I've recently finished a course on languages in computer science, so we covered characteristics of regular, context-free, decidable and semi-decidable languages. While that is all well and good, we never went into any detail on what applications of this knowledge are (other than compilers being context-free language recognizers). I've tried googling for answers but wasn't able to find anything relevant. I'm wondering if someone can just explain what current applications for each 'type' of language are and perhaps link further material for reading.

Thank you.

  • $\begingroup$ Standard regular expressions can express regular languages. Regular expressions are used for e.g. to create scanners (for compilers), i.e. a program which performs lexical analysis. $\endgroup$ – nbro Dec 25 '17 at 18:44
  • $\begingroup$ As far as I know, decidable and semi-decidable do not have many applications but are very important from a theoretical point of view (as you probably already know). $\endgroup$ – nbro Dec 25 '17 at 18:45
  • $\begingroup$ You can also model the behavior of many real-world objects as a FSMs. For example, think about a light switch or a person detector for a door. $\endgroup$ – nbro Dec 25 '17 at 18:48
  • $\begingroup$ For the Turing-recognizable part, this question has a lot of relevant information. $\endgroup$ – David Richerby Dec 25 '17 at 22:49

First, let's be clear, there are two separate types of languages, Turing Decidable (also called recursive), and Turing Recognizable (also called semi-decidable or recursively-enumerable).

The "application" of decidable languages is all of computer science. It's a huge class that includes exactly the problems that can be solved by algorithms. So you're not going to find specific applications like you would for compilers and CFGs, because the applications covered by decidable languages are "everything else." If you can write code for it, it's in this class.

Recursively-enumerable problems are ones where you know a solution when you see one, but might never know when you're out of potential solutions. You always halt on a "yes" answer, but might never halt for "no". This class is basically first-order theorem proving: we recognize proofs when we see them, but with quantifiers, there's no way to know if no proof exists.

It's also worth mentioning that parsers are CFG recognizers. Other parts of compilers, like translation and type-checking, are definitely not context-free.

| cite | improve this answer | |
  • $\begingroup$ How does this answer the question "what are concrete examples of applications of RL, CFL, semi-decidable and undecidable languages?", which is, as far as I've understood, the question of the OP? You talk about decidable and undecidable languages, but no one asked you about it and there's no need to mention it to answer the original question. $\endgroup$ – nbro Dec 25 '17 at 20:33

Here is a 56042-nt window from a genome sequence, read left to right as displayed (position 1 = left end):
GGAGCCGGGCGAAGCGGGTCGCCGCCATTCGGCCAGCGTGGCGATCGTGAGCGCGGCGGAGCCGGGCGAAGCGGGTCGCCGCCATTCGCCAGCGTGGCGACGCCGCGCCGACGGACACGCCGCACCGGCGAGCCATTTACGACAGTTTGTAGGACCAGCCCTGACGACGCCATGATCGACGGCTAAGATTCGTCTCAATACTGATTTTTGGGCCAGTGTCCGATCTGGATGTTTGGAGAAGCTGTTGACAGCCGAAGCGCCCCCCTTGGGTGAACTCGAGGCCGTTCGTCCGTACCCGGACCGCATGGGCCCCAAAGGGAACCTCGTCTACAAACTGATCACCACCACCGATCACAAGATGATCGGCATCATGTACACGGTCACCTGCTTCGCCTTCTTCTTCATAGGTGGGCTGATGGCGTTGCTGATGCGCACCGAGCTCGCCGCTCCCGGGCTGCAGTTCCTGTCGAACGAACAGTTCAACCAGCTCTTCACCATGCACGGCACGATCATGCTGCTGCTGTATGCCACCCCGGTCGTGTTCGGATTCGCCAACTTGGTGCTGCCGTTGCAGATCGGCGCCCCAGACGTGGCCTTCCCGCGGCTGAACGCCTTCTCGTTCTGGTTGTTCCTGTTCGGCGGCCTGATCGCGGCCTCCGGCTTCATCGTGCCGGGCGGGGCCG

• $\begingroup$ @nbro The question implied by the title seems to contradict the post. I'll delete if this isn't what OP is looking for $\endgroup$ – jmite Dec 25 '17 at 20:51
  • $\begingroup$ I edited the question's title to better suit the actual question. I don't think I've invalidated anything in your answer but, if I have, feel free to do whatever you think best corrects that. $\endgroup$ – David Richerby Dec 25 '17 at 22:51

I'll add some applications of regular languages:

  • Being able to write a regular expression for a language allows us to perform input validation and search, such as on phone numbers, email, and more. The command line tool grep uses regular expressions to search in text documents (incidentally the name "grep" comes from "globally search a regular expression and print").
  • Regular expressions are useful in natural language processing, having applications in segmentation, normalization, and stemming.
  • Regexes are also useful in syntax highlighting.
  • As touched on in comments, finite state machines are used to model the behavior of everyday objects and processes such as circuits and network protocols. Another cool example of this is a standard HTML button.
  • Directed acyclic word graphs are data structures for storing a set of strings as essentially a minimum-state DFA, allowing for fast lookups and good space efficiency.
  • Applications in molecular biology such as improving DNA sequence alignment and splicing languages which are a subset of regular languages that formalize the concept of gene splicing.

To round out the list, the discussion in What is the enlightenment I'm supposed to attain after studying finite automata? addresses the relevance of regular languages from a theoretical/philosophical perspective and is an excellent read!

| cite | improve this answer | |

Your Answer

By clicking “Post Your Answer”, you agree to our terms of service, privacy policy and cookie policy

Not the answer you're looking for? Browse other questions tagged or ask your own question.